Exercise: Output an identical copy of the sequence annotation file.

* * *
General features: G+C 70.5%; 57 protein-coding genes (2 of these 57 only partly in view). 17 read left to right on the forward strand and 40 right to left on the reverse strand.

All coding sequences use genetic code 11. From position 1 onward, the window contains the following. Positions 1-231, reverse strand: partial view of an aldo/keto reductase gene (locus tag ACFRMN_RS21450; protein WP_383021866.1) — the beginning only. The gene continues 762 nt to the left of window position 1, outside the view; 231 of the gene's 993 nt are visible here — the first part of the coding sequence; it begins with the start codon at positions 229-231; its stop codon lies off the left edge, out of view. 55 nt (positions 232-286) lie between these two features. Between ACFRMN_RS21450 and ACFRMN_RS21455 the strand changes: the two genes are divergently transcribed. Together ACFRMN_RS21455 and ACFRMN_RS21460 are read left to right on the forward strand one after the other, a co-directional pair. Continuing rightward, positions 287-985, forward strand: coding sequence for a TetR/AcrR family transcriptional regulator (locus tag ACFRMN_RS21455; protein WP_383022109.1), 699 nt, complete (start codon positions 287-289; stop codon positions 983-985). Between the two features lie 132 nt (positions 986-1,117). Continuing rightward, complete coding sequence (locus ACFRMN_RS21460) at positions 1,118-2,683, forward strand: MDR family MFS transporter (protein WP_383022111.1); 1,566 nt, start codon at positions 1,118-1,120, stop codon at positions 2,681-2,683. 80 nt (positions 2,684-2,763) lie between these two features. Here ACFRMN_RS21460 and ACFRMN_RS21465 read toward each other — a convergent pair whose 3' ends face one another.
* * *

General features: G+C 70.5%; 57 protein-coding genes (2 of these 57 only partly in view). 17 read left to right on the forward strand and 40 right to left on the reverse strand.

All coding sequences use genetic code 11. From position 1 onward, the window contains the following. Positions 1-231, reverse strand: partial view of an aldo/keto reductase gene (locus tag ACFRMN_RS21450; protein WP_383021866.1) — the beginning only. The gene continues 762 nt to the left of window position 1, outside the view; 231 of the gene's 993 nt are visible here — the first part of the coding sequence; it begins with the start codon at positions 229-231; its stop codon lies off the left edge, out of view. 55 nt (positions 232-286) lie between these two features. Between ACFRMN_RS21450 and ACFRMN_RS21455 the strand changes: the two genes are divergently transcribed. Together ACFRMN_RS21455 and ACFRMN_RS21460 are read left to right on the forward strand one after the other, a co-directional pair. Continuing rightward, positions 287-985, forward strand: coding sequence for a TetR/AcrR family transcriptional regulator (locus tag ACFRMN_RS21455; protein WP_383022109.1), 699 nt, complete (start codon positions 287-289; stop codon positions 983-985). Between the two features lie 132 nt (positions 986-1,117). Continuing rightward, complete coding sequence (locus ACFRMN_RS21460) at positions 1,118-2,683, forward strand: MDR family MFS transporter (protein WP_383022111.1); 1,566 nt, start codon at positions 1,118-1,120, stop codon at positions 2,681-2,683. 80 nt (positions 2,684-2,763) lie between these two features. Here ACFRMN_RS21460 and ACFRMN_RS21465 read toward each other — a convergent pair whose 3' ends face one another.